The Portland Bureau of Transportation has made an important update to a recent project on Southeast 34th Avenue.
One month ago, as part of a larger traffic diversion project, PBOT made a significant bicycle access improvement to 34th between Clinton and Division. They changed the narrow residential street from a standard two-way street with an auto parking lane on both sides into one-way only for drivers (northbound) and two-way for bike riders. To do this they put a new bike lane in the southbound direction (and removed all the auto parking on the west side of the street) and added sharrows in the northbound direction.
This is a change residents of the street were begging for.
When it finally happened, PBOT stopped just short (literally) of what those residents and many others hoped for. Instead of continuing the new configuration all the way to Division, they stopped about 50-feet south of Division in order to maintain driveway access for a restaurant. This design confused people who would turn onto 34th from Division only to see “Do Not Enter” signs after it was already too late. Some people would then try to make a u-turn and others would just continue on 34th, breaking the law and putting other road users in danger.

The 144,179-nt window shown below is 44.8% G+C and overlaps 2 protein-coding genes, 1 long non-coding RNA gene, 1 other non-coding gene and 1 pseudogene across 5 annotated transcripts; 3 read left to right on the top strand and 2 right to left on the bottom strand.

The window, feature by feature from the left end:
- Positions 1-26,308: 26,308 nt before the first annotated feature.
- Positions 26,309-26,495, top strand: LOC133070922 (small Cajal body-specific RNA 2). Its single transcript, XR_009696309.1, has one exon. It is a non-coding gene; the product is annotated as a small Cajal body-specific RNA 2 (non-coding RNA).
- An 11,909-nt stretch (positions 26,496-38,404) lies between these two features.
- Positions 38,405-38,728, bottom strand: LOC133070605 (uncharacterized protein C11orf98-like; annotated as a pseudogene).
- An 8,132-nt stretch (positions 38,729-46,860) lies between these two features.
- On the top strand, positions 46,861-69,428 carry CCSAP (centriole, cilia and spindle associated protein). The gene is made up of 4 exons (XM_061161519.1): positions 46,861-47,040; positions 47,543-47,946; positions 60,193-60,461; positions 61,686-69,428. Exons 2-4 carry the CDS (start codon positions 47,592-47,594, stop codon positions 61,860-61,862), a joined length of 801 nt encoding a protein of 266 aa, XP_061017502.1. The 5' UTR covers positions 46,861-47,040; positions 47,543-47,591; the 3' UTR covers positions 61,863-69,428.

Now — thanks to attentive and flexible City of Portland staff, activists with Bike Loud PDX, and Mark Zahner, the man who lives on 34th and pushed PBOT to make these changes — PBOT has fixed this.
Here’s another before-and-after looking south on 34th from Division:
Zahner told us last month that PBOT had decided to make these changes. The way Zahner tells it, a PBOT project manager met with the owner of Sen Yai Noodles (Andy Ricker of Pok Pok fame) and successfully ironed out some truck delivery issues. (Now instead of using 34th to make deliveries, trucks will use the driveway on Division.)
Not only does the new configuration improve the bikeway and overall safety, it also allows PBOT to add back two auto parking spaces to the southeast corner of the intersection adjacent to Anders Printing (a business that has supported Zahner’s efforts all along.)
The design is much clearer now that the bike lane is striped all the way to Division and PBOT has added more forceful and clear signage.
“Although drivers still speed down the street and go the wrong way,” Zahner shared with us via email this morning. “The street works much better and has become a more livable, pedestrian/bicycle street.”
— Jonathan Maus, (503) 706-8804 – email@example.com
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